The first part of this chapter discusses the transformative potential of Interactive Whiteboards (IWBs), by analyzing the opportunities of using this technology in conjunction with Web 2.0 tools to support constructivist practice in the language classroom. The second part draws upon research data and literature review results to examine the role played by teachers in the realization of this potential. A special focus has been placed on the various evolutionary stages that teachers go through as they integrate IWB technology into their teaching. The research data derives from a case study conducted with nine English teachers from a secondary school in Germany. The study was conducted within an interpretative research paradigm, and data were collected via qualitative research instruments, namely interviews, classroom observations and the video recording of one IWB training session. Research findings revealed that the teachers investigated were gradually becoming aware of the transformative potential of IWB technology.
Interactive Whiteboard Technology Features
An IWB is basically a surface onto which a computer screen can be displayed via a projector. It is touch-sensitive, which means that all applications on the computer can be controlled by touching the board, either with your finger or with an electronic pen/stylus. Through interaction with whiteboard, the users can change the displayed information on the computer and save them for later use. In other words, the IWB with its projection capability and touch-sensitive feature facilitates interaction with a computer in the classroom in a similar way as known from blackboards. Many different brands of IWB are currently available. Some examples are: Activboard (Promethean), Smartboard (Smart) and Starboard (Hitachi).
Most IWBs are supplied with specific software tools to exploit the potential of the board. This software enables the use of “electronic flipcharts,” which are blank pages for creating teaching materials. Pages can be turned backwards and forwards. The number of pages that can be used is unlimited. By making use of the software, the teacher has access to various tools which enable several activities, such as: handwriting, colouring, highlighting, dragging and dropping, hiding and revealing, handwriting recognition, web browsing, creating snapshots, designing interactive exercises and so on. IWBs can also be used to present and control other software, for example, any teaching application, Web browsers with all related tools or video applications.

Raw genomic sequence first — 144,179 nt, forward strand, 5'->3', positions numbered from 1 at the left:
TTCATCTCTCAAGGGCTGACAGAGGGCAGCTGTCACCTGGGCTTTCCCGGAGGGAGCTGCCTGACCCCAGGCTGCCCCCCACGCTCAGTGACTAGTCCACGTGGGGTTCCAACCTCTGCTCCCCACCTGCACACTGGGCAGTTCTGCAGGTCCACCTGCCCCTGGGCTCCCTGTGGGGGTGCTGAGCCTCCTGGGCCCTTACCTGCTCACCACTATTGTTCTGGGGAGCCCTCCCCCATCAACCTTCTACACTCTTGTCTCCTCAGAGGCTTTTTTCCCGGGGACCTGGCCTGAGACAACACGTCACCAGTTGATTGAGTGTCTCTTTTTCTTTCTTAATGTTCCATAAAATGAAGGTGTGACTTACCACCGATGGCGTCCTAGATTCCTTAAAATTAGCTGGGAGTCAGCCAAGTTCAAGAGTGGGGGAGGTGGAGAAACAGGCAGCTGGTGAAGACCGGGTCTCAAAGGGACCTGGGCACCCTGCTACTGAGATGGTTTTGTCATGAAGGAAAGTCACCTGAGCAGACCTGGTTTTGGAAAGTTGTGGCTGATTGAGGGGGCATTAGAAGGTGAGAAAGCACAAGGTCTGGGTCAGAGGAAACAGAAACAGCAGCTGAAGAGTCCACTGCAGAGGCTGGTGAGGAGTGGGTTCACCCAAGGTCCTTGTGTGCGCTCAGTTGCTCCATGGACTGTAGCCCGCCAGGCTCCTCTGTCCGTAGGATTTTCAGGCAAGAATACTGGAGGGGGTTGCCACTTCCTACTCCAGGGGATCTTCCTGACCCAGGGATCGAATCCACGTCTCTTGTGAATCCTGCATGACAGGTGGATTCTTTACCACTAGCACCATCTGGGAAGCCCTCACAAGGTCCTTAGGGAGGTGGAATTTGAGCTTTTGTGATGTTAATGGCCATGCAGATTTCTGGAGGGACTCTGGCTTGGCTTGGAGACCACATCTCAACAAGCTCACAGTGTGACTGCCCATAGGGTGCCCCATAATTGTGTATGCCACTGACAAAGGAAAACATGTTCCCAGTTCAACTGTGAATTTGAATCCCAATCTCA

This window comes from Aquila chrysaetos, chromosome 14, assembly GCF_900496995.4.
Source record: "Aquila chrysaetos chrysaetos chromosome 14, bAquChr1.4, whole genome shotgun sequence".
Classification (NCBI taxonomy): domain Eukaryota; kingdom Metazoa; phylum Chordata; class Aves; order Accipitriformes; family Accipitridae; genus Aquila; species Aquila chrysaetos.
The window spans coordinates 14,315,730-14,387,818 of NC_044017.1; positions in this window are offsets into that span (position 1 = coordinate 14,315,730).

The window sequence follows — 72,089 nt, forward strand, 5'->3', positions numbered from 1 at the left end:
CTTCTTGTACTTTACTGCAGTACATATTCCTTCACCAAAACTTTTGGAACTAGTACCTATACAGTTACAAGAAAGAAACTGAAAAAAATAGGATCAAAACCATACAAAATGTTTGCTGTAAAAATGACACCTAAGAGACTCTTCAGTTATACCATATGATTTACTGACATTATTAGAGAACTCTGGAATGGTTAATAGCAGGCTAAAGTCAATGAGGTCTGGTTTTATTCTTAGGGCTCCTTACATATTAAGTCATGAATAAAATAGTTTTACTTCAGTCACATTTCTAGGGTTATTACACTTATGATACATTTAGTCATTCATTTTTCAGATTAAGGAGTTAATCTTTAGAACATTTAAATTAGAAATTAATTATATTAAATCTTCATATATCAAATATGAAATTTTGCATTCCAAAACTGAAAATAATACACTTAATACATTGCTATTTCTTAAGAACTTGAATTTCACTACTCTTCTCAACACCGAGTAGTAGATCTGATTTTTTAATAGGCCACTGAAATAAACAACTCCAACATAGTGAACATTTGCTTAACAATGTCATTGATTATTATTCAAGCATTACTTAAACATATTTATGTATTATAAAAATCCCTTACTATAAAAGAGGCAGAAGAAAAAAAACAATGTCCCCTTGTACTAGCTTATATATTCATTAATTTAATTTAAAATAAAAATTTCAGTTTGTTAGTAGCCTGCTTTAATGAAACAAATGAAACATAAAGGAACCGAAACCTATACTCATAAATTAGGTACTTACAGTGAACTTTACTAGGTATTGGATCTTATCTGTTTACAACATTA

IWBs are often used in conjunction with remote devices, such as graphic slates and learner response systems (voting systems), which help to enhance the scope of pupils’ participation and interactivity during the lessons. Learner response systems, for instance, enable teachers to ask their pupils to vote electronically on questions. Each student is given a voting keypad (which can be registered with the whiteboard so that each student has a unique ID) and can respond to teachers’ questions. Results can then be displayed immediately on the whiteboard in graphical form and exported to a spreadsheet. The technology allows teachers to decide whether they want pupils to vote anonymously or on “named mode” (Cutrim Schmid, 2006, 2007, 2008a).
One of the researchers using the interactive whiteboard during a workshop session
Key Terms in this Chapter
Learner Response System: Wireless response system enabling students to respond to assessment and other questions. Results can then be displayed immediately on the IWB in graphical format.
ActivStudio: This is a software application produced by Promethean that allows the screen on an interactive whiteboard to become a digital textbook or flipchart. Teachers and students can produce their own multimedia flipcharts or use commercially available textbooks which incorporate video, images and audio.
Graphic Slate: A5 graphic tablet which operates remotely with the IWB, enabling teachers and students to take control of the IWB from anywhere in the class.
IWB Software: Software used in conjunction with an IWB. It enables activities such as handwriting recognition, web browsing, window annotation, dragging and dropping, and so on.
Electronic Flipcharts: Design area, or blank pages for creating teaching materials to be used with an IWB. The number of pages that can be used is unlimited. Flipcharts can be prepared before a lesson or they can be generated during the course of the lesson.
IWB Software Resource Library: IWB software tool that is used to access a wide range of resources, such as: stock annotations, saved flipchart pages, images, sound files, web links, background tiles or templates and so on, which can be clicked and then dragged onto the page in one movement.
Online Multi-User Whiteboards: Online whiteboards, such as: skrbl , skriblink , and bubbl.us , which allow users to sketch, plan, and collaborate online in real time.
Complete Chapter List
Michael Vallance, Kay Vallance, Masahiro Matsui
Tony Mullen, Christine Appel, Trevor Shanklin
Gary Motteram, Susan Brown
Lut Baten, Nicolas Bouckaert, Kan Yingli
George R. MacLean, James A. Elwood
Pete Travis, Fiona Joseph
Volker Hegelheimer, Anne O’Bryan
Matthias Sturm, Trudy Kennell, Rob McBride, Mike Kelly
John Paul Loucky
Shudong Wang, Neil Heffernan
Euline Cutrim Schmid
David Miller, Derek Glover